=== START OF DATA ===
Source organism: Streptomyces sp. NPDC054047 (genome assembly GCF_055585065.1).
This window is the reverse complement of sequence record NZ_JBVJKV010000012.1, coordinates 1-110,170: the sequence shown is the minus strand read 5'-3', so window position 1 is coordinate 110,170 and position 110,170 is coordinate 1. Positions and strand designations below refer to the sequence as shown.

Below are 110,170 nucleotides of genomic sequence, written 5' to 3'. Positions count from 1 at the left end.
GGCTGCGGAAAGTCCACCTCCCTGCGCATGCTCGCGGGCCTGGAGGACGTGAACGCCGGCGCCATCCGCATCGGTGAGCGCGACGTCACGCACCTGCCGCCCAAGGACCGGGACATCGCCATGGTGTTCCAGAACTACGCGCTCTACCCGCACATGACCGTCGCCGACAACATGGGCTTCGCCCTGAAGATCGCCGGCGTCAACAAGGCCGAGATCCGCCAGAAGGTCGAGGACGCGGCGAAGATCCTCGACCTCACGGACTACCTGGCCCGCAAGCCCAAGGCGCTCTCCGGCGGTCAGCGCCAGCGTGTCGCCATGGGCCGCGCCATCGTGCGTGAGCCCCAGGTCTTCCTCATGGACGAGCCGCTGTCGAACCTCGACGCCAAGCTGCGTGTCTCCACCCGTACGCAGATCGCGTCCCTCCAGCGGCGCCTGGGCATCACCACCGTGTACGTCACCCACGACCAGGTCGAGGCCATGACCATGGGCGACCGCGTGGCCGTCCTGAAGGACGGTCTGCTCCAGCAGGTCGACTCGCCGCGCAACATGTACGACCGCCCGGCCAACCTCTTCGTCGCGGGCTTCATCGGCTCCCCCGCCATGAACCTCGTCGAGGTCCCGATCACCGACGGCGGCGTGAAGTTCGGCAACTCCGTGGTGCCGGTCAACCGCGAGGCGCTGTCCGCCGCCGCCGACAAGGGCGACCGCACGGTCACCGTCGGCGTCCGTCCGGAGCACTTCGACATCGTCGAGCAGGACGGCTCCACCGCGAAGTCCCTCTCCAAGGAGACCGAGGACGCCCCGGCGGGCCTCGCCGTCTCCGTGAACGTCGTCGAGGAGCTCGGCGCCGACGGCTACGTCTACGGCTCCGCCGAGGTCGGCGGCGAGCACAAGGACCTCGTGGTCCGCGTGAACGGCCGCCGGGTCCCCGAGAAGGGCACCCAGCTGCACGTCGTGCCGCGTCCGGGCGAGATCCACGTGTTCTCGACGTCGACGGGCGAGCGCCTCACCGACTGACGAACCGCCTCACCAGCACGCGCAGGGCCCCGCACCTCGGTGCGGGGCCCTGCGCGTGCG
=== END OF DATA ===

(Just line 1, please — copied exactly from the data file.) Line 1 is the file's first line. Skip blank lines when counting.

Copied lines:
Source organism: Streptomyces sp. NPDC054047 (genome assembly GCF_055585065.1).